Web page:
Penn Dental Medicine’s first- and second-year students typically spend some of their spring semester in the medical school’s cadaver dissection labs. This year, however, those labs now feature a 3D virtual anatomy lab, due to changes brought on by the COVID-19 pandemic.
When the pandemic shifted campus-wide instruction to remote learning last spring, the medical school closed its cadaver labs. The school then moved forward by outfitting space on the sixth floor of its Levy building with virtual dissection units.
“Prior to the pandemic, we had been looking into the possibility of acquiring this technology as a resource for our students to continue to study anatomy beyond their dissection labs in their first and second years,” said Dr. Michael Speirs, who directs the school’s anatomy course and dissection labs.
“But with the medical school shutting down the cadaver labs due to COVID, it became imperative to establish this faculty,” Speirs said.
The space is outfitted with two Anatomage virtual dissection tables. One is in the horizontal position, and one can be oriented both vertically and horizontally. There also are three 80-inch plasma screens so students in the space who aren’t at a table can see what is happening.
The tables feature fully digitized, real human 3D anatomy systems of four individuals, including a Korean and American man and woman. The American male and female cadavers were digitized by the National Library of Medicine through its Visible Human Project in the 1990s. Through the software developed for these units, the virtual cadavers can be rotated, sectioned, and dissected.
“With just a touch of your finger or stylus, you have the ability to manipulate the body. For example, I can choose a specific section or make a cut like a skin flap with a virtual scalpel and perfrom a dissection from the surface of the body all the way to the skeleton,” said Speirs. “You can also ask the software to identify a specific bone or organ or show just the nerves and blood vessels and their relationship to each other.”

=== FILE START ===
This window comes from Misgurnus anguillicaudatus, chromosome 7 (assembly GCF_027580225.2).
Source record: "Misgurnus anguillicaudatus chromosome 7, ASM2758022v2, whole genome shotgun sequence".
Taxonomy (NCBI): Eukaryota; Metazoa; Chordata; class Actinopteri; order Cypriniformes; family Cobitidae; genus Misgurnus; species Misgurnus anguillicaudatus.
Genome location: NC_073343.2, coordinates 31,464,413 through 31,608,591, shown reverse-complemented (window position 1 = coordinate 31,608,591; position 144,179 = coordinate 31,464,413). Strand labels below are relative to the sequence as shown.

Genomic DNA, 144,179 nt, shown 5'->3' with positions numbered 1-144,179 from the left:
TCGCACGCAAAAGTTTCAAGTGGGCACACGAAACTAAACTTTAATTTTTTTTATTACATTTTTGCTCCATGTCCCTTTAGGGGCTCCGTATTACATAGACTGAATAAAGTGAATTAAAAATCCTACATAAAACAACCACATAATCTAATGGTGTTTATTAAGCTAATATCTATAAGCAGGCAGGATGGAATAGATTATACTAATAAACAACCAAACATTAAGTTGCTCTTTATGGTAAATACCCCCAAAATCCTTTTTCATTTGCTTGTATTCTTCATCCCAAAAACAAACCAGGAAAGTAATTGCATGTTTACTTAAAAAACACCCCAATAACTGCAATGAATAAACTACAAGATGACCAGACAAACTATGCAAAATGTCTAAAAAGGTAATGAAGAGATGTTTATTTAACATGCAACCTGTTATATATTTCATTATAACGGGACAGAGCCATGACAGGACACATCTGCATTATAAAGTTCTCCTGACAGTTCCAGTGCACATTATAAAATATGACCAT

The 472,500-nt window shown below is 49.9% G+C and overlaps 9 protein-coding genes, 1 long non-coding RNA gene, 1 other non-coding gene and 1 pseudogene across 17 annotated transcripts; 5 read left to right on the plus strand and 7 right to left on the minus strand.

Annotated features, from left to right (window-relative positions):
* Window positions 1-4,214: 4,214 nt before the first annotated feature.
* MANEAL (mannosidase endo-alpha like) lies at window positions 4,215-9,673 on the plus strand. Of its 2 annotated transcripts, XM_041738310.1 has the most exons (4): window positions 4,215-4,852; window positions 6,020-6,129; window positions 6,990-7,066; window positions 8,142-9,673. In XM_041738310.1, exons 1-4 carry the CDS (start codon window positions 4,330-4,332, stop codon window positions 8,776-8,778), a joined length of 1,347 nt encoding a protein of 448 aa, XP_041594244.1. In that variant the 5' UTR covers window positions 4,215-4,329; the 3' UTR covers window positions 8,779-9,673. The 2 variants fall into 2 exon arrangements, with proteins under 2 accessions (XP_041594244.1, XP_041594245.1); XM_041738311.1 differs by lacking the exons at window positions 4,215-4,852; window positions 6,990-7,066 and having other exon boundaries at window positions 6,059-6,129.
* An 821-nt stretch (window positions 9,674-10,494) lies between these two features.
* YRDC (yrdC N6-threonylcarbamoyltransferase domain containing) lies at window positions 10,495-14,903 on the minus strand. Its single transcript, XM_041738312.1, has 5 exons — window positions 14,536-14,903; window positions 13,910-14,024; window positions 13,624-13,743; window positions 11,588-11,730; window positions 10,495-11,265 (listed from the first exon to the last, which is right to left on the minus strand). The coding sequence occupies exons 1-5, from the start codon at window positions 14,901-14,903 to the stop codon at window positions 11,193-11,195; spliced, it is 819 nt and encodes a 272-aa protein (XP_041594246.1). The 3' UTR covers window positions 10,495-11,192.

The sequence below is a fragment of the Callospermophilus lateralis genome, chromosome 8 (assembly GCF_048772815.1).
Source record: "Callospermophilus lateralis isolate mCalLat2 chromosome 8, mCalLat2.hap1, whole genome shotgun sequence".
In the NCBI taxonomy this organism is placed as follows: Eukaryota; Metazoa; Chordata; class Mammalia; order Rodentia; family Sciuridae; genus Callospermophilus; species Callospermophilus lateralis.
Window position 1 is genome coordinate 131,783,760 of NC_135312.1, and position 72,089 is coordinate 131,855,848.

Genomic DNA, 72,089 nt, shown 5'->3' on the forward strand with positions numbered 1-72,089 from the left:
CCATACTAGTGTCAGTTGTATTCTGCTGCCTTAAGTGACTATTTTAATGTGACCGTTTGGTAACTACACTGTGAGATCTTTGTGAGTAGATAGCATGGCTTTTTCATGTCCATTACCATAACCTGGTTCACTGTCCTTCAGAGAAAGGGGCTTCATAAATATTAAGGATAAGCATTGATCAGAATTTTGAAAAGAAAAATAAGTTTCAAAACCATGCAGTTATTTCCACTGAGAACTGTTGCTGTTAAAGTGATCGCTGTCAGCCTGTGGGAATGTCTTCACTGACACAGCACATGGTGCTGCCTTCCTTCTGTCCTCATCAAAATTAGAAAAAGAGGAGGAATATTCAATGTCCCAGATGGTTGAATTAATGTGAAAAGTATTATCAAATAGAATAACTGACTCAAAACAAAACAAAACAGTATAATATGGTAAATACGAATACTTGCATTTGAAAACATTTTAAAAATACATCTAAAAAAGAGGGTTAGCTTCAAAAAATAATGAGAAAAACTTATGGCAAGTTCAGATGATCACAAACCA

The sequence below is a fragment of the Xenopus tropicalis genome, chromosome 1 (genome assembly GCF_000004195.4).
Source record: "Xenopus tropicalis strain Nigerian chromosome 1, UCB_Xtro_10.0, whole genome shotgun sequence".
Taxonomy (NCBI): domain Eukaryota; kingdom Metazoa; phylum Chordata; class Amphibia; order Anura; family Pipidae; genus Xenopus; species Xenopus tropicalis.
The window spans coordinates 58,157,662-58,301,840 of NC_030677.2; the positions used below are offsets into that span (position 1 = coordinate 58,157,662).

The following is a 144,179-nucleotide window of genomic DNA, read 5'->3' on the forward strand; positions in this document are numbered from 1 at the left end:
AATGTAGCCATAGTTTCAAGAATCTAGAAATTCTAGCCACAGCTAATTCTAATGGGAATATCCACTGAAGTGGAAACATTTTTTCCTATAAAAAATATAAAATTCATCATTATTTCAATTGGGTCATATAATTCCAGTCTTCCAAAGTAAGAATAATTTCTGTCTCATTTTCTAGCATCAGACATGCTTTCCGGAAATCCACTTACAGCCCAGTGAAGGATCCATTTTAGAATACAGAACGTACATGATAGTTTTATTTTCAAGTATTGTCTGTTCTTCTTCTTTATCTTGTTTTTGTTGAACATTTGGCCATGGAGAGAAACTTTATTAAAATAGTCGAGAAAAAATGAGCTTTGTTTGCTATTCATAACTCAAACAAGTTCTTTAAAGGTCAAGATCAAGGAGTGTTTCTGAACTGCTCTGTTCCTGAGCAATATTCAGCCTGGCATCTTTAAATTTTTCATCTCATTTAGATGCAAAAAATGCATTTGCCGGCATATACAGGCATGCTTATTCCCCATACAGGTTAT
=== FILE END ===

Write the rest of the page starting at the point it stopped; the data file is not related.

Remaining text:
The system also visualizes the direction of blood flow in veins and arteries. There is an option to upload data from a patient into the unit to create a 3D image of the case that can be analyzed and dissected as well.
The virtual dissection labs began using the units in late January with Speirs performing the dissections on the units. Using Zoom, students logged into lab sessions to receive a real-time feed of the dissection directly from the unit to their computer screen in high resolution.
This spring semester has included the head and neck dissection lab for first-year students and two labs for second-year students: head and neck dissection, which they didn’t have last spring due to COVID-19, and the full body dissection lab that is part of the second-year curriculum.
All of these labs were remote through February. But starting in March, as faculty and students were vaccinated, small groups of 12 students began coming into the lab to participate in virtual dissection on the units.
While it is unclear at this point if or when Penn Dental Medicine students will return to cadavers for their dissection labs, Speirs noted that these new units are the best alternative and can support student learning in a variety of ways.
“Anatomy is critical for preparing to enter the clinic and beyond,” said Speirs. “Over the years, students have shared how very grateful they are for the solid foundation in anatomy the school has given them. With this technology, we’re continuing to do just that.”
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